The First Noble Truth of Buddhism is that life is unsatisfactory, or imperfect. There will be difficult people, challenging circumstances, failures, and disappointments. The goal is not to eliminate these conditions from your life and “live the dream”. It’s to cultivate inner peace despite it all. True freedom. It is possible to experience inner peace even if you have noisy neighbors or lose your job or a close relationship. Even if your significant other isn’t exactly who you want them to be.
The point is to practice not letting any of these factors disturb your peace of mind. Not expecting them to change before you are truly happy. You can be happy anyway, right now. But first, you have to reclaim your power and stop making other people or circumstances responsible for your happiness.
We have the power to release ourselves from suffering. Holding resentment and anger in our heart is like choosing to ingest poison. It’s one thing to notice an unpleasant emotion arising and to accept it with mindfulness and lovingkindness. It’s another to hold onto it and feed it. It didn’t hurt the boaters when I felt angry and resentful. It only hurt me. When you can stop blaming and accept the invitation to take responsibility for your own patterns, it’s such a hopeful, empowering shift!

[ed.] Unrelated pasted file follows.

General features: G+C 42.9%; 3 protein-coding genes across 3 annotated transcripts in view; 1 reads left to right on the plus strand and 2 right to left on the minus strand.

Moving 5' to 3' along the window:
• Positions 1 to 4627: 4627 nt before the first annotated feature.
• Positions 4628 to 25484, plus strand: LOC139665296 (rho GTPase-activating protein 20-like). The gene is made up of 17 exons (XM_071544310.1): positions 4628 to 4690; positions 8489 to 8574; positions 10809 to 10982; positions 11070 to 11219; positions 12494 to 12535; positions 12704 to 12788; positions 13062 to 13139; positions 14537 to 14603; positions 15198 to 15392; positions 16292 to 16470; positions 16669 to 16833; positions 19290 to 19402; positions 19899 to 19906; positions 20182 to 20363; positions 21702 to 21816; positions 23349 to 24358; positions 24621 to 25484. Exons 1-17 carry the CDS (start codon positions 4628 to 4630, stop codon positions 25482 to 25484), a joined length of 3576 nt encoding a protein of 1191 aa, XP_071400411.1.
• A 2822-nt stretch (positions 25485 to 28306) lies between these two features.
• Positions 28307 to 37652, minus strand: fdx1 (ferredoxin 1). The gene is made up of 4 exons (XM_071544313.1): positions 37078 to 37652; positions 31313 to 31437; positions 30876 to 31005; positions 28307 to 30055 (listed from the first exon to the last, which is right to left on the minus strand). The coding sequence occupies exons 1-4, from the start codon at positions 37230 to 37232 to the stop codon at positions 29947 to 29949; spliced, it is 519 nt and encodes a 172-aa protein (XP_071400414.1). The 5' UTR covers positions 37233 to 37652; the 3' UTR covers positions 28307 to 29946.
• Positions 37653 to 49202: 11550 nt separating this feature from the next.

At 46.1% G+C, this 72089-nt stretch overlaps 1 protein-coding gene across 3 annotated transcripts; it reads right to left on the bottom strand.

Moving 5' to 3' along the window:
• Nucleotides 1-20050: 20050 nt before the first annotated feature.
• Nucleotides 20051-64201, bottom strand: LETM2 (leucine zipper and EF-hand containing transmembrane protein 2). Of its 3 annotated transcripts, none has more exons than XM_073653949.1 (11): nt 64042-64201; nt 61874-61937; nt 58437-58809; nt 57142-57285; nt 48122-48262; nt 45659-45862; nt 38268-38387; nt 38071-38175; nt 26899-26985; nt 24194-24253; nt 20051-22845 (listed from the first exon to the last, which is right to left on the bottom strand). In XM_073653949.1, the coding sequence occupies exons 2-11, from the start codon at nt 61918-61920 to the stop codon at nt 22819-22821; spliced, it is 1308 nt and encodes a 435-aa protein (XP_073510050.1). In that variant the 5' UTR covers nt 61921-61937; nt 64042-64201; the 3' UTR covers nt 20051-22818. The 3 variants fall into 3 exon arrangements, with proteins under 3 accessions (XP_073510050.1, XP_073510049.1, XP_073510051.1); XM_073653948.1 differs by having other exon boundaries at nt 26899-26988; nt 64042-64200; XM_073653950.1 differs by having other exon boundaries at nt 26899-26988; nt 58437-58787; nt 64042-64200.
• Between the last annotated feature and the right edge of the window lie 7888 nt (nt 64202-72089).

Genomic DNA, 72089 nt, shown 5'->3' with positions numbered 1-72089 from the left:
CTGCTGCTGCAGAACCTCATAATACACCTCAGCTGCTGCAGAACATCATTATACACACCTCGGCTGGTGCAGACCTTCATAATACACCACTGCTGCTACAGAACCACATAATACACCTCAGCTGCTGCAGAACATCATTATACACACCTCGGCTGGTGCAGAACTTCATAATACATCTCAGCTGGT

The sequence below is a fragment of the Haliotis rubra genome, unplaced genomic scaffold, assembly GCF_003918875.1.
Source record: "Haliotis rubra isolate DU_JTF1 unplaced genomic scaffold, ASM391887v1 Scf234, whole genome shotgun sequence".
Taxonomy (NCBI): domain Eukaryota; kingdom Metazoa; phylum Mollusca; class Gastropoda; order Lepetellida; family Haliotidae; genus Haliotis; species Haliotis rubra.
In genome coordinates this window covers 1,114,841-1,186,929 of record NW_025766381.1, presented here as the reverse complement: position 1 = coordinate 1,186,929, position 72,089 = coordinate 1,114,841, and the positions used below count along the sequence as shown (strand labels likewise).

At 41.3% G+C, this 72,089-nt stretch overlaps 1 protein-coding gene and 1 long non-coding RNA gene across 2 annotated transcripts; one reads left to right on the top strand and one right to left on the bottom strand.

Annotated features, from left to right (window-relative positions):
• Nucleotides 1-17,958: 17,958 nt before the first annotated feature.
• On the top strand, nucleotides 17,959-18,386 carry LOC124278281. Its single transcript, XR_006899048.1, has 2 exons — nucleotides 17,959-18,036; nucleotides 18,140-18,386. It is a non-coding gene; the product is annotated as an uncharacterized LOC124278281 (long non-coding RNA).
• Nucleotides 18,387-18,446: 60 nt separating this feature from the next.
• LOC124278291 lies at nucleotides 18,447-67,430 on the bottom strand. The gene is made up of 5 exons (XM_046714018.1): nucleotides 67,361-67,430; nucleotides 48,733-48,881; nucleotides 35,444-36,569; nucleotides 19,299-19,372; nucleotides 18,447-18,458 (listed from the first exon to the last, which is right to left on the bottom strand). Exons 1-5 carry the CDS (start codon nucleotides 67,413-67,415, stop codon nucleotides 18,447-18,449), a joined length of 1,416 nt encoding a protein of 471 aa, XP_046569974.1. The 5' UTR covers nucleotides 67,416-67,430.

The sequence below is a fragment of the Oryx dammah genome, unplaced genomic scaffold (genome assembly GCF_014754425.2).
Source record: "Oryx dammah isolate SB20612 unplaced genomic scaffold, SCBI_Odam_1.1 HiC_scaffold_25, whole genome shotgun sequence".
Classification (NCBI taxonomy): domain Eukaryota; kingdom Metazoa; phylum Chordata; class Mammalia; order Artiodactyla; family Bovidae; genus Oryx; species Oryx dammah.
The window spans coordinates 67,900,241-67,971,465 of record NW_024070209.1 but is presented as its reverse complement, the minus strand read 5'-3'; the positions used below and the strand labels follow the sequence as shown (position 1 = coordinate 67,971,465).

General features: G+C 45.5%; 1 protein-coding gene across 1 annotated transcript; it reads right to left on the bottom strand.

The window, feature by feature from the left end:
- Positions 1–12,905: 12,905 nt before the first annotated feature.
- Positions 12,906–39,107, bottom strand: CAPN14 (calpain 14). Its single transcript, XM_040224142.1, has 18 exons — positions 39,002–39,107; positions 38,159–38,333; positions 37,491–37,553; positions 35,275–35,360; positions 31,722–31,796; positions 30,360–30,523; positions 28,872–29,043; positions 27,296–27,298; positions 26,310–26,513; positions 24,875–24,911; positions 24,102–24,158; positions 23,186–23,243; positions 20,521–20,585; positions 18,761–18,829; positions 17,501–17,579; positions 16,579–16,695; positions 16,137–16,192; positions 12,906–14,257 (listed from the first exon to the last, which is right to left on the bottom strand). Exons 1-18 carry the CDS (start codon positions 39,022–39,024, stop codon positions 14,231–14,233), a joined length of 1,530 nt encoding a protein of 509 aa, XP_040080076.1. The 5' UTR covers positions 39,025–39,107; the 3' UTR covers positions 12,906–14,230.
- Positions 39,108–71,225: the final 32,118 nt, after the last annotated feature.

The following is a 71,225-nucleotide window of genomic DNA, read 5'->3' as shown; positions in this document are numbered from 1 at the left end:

In the past, I would have been consumed with irritation towards the boaters and feared the turbulence. Inner peace is a much more pleasant alternative! Now I know I can handle the waves, and I know what kind of thought patterns I do and don’t want to cultivate. That’s a powerful combo.
It’s easier to ride the waves when you’re not upset with the inconsiderate boaters who caused them. You accept that there inevitably will be waves, and you ride them without aversion. And maybe even with some amusement or even joy.
You decide to stop making yourself miserable.
© 2018 Susan Meyer. All rights reserved. To use any or all of this article, include this exactly: Susan Meyer (SusanTaraMeyer.com) is a photographer, writer, clutter coach, feng shui consultant, and mindfulness teacher whose work is infused with a deep interest in the nature of mind and appreciation of the natural world. She lives on the Hudson River in Upstate New York.